A Defence and Security expert has pointed to the mining areas as potential breeding grounds to recruit people to engage in terror acts.
According to Brigadier General Emmanuel Kotia such was the case in April 2015 when terrorist struck at a minefield in Burkina Faso.
“What they do is that they target people who are actually deprived, people who are poor, people who are facing inequalities, these are places they can easily convince people to join their ranks,” he told Daniel Dadzie on Joy FM’s Super Morning Show Monday.
Brigadier General Emmanuel Kotia wants Ghana to take a cue from recent attacks in Burkina Faso.
Unidentified assailants killed four Catholics and destroyed a statue of the Virgin Mary in northern Burkina Faso, a bishop said on Tuesday, the third deadly attack against Christians in the West African country in the span of two weeks. Reuters reported.
Read more here: Burkina Faso church attack: Priest among six killed
According to the security expert, such an attack on Ghana will be disastrous.
It will lead to internal displacement, kidnapping, social disharmony, affect education, deepen poverty, diminish access to public facilities, create uncertainty and limit foreign investment, he argued.
Explaining the dynamics of the current spate of terrorism he said the focus has shifted from the targeting of foreign nationals to targeting churches and deprived communities.
Using the mining sector to illustrate this point, Emmanuel Kotia said they are very vulnerable.
“Those who engage in illegal mining are engaged in it for a livelihood. The terrorists come with brainwashing agenda knowing that their plans are not realistic and feasible. The miners require easy money which this group can afford.”
The vulnerabilities in Ghana’s mining sector are well documented. The Government until recently had banned small-scale mining. There still remain enforced a media and national campaign against the activities of illegal mining. The Inter-Ministerial Taskforce on Illegal Mining formed for this purpose has been busy.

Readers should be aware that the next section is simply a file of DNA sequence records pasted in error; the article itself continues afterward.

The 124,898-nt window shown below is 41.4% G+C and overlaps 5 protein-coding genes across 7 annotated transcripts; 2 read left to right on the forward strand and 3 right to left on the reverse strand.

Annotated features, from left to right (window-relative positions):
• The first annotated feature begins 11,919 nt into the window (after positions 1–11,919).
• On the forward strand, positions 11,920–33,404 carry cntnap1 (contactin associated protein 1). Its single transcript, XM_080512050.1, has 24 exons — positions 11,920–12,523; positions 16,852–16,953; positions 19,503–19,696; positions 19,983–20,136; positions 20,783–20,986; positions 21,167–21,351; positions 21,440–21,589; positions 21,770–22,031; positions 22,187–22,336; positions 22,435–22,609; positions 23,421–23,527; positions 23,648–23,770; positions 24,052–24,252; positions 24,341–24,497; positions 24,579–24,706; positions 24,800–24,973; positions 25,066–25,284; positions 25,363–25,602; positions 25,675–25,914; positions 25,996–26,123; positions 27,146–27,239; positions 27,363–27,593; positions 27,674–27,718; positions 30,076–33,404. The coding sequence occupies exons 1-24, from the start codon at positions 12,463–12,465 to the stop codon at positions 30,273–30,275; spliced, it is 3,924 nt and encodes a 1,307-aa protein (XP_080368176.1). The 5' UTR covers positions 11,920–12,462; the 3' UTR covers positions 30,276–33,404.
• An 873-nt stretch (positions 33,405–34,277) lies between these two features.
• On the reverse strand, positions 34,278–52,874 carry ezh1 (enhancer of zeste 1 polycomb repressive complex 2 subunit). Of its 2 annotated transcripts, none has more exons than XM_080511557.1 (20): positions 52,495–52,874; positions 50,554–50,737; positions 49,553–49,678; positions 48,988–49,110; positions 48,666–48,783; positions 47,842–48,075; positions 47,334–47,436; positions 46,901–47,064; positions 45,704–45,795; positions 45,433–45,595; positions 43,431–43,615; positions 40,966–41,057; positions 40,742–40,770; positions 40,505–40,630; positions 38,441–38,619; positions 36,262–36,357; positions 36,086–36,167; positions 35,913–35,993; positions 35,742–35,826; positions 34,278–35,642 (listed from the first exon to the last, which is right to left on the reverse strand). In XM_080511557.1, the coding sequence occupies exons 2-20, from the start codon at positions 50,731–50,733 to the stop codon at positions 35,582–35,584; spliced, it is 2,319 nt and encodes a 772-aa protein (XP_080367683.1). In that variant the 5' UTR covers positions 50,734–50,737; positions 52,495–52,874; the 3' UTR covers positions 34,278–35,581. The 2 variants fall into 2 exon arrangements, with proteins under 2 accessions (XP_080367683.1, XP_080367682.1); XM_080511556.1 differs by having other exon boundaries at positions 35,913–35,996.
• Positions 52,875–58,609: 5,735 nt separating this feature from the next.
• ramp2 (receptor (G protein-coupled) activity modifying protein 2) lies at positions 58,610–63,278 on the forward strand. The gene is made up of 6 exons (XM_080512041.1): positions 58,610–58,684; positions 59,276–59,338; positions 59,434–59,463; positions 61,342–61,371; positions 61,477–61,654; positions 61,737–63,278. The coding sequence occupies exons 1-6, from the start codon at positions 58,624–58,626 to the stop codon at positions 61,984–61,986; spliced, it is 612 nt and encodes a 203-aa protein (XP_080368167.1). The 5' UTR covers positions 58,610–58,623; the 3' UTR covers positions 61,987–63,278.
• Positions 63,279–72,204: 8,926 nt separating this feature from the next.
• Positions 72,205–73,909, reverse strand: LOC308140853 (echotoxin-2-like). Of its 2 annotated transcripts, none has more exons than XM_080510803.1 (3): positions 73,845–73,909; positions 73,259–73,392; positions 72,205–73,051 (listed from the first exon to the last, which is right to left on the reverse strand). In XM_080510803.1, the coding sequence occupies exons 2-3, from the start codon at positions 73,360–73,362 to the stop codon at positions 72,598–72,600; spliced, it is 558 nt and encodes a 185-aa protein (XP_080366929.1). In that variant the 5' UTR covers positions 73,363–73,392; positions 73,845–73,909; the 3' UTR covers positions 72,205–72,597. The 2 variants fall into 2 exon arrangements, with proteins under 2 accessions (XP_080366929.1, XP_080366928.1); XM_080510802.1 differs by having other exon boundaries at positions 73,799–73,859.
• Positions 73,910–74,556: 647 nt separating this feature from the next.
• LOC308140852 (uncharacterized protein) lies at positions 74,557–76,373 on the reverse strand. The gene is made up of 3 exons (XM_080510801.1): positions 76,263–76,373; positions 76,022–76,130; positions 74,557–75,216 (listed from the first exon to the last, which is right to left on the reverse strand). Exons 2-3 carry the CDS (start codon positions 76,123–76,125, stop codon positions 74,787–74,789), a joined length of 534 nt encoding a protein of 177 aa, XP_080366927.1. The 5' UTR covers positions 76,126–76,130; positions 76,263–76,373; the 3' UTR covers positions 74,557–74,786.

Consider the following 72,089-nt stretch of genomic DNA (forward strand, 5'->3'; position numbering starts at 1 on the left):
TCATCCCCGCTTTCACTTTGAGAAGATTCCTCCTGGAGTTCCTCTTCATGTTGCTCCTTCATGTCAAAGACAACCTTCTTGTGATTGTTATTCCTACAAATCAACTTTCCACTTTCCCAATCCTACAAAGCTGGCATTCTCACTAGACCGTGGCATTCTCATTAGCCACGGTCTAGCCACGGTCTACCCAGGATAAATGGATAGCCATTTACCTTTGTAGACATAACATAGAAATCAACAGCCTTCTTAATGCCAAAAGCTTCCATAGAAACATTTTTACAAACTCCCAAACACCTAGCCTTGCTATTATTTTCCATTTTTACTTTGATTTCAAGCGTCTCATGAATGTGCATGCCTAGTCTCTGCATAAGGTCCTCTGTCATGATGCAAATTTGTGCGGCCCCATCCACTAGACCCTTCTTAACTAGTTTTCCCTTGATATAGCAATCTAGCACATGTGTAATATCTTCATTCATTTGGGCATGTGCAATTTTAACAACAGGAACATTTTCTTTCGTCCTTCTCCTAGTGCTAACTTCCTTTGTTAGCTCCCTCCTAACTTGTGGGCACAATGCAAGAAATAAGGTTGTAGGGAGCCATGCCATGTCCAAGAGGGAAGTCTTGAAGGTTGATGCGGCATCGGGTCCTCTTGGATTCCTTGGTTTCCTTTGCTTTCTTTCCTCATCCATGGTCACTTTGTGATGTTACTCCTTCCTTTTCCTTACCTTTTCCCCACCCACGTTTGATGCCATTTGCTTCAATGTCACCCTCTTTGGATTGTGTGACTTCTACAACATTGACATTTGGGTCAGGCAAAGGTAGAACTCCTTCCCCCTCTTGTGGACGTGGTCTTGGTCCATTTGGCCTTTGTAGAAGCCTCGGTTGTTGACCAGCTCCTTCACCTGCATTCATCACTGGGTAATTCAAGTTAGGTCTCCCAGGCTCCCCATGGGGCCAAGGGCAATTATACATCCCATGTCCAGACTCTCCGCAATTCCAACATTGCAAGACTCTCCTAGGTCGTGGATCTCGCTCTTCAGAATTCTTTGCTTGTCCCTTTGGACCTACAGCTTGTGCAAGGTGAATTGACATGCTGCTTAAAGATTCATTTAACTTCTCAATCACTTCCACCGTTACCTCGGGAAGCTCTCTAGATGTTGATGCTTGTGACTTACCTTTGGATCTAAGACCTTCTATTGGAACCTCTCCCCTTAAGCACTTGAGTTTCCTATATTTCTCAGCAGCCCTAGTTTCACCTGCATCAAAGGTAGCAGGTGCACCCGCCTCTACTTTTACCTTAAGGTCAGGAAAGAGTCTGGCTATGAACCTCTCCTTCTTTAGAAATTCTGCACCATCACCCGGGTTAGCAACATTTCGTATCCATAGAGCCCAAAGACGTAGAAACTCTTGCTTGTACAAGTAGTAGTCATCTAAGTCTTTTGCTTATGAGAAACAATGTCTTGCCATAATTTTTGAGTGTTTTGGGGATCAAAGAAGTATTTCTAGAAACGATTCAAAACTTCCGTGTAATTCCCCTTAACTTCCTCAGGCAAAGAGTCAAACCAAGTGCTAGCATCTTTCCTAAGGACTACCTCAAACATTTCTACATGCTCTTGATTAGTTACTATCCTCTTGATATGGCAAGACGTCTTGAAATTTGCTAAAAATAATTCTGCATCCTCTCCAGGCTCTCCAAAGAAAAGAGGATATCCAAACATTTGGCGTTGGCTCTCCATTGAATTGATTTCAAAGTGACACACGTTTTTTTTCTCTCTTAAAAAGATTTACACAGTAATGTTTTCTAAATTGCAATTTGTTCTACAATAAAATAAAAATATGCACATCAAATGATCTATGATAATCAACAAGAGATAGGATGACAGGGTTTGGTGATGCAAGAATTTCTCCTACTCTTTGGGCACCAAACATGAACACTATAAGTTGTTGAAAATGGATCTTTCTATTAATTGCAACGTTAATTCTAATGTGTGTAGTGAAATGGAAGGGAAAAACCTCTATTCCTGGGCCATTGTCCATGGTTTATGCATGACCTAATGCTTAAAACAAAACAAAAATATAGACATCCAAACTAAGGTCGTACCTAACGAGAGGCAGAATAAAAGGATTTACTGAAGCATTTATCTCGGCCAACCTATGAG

However, illegal mining, also known as galamsey, still persists. It is estimated to have destroyed water bodies, farmlands and forest reserves.
But the miners are fighting back. According to them, the campaign has deprived them of their daily bread. This according to the security watch is what must attract the attention of security stakeholders in addressing the emerging threat.
Brigadier General Emmanuel Kotia is however positive that cabinet’s approval of a counter-terrorist policy framework in 2018 is a step in the right direction.
In addition to that, he wants the police and the other security agencies to deploy preventive counter-terrorism units along the borders of the country to showcase the countries preparedness to deal with the menace.
Even more, he called for the deployment of CCTV cameras fixed at vantage points in the country and effectively monitored.
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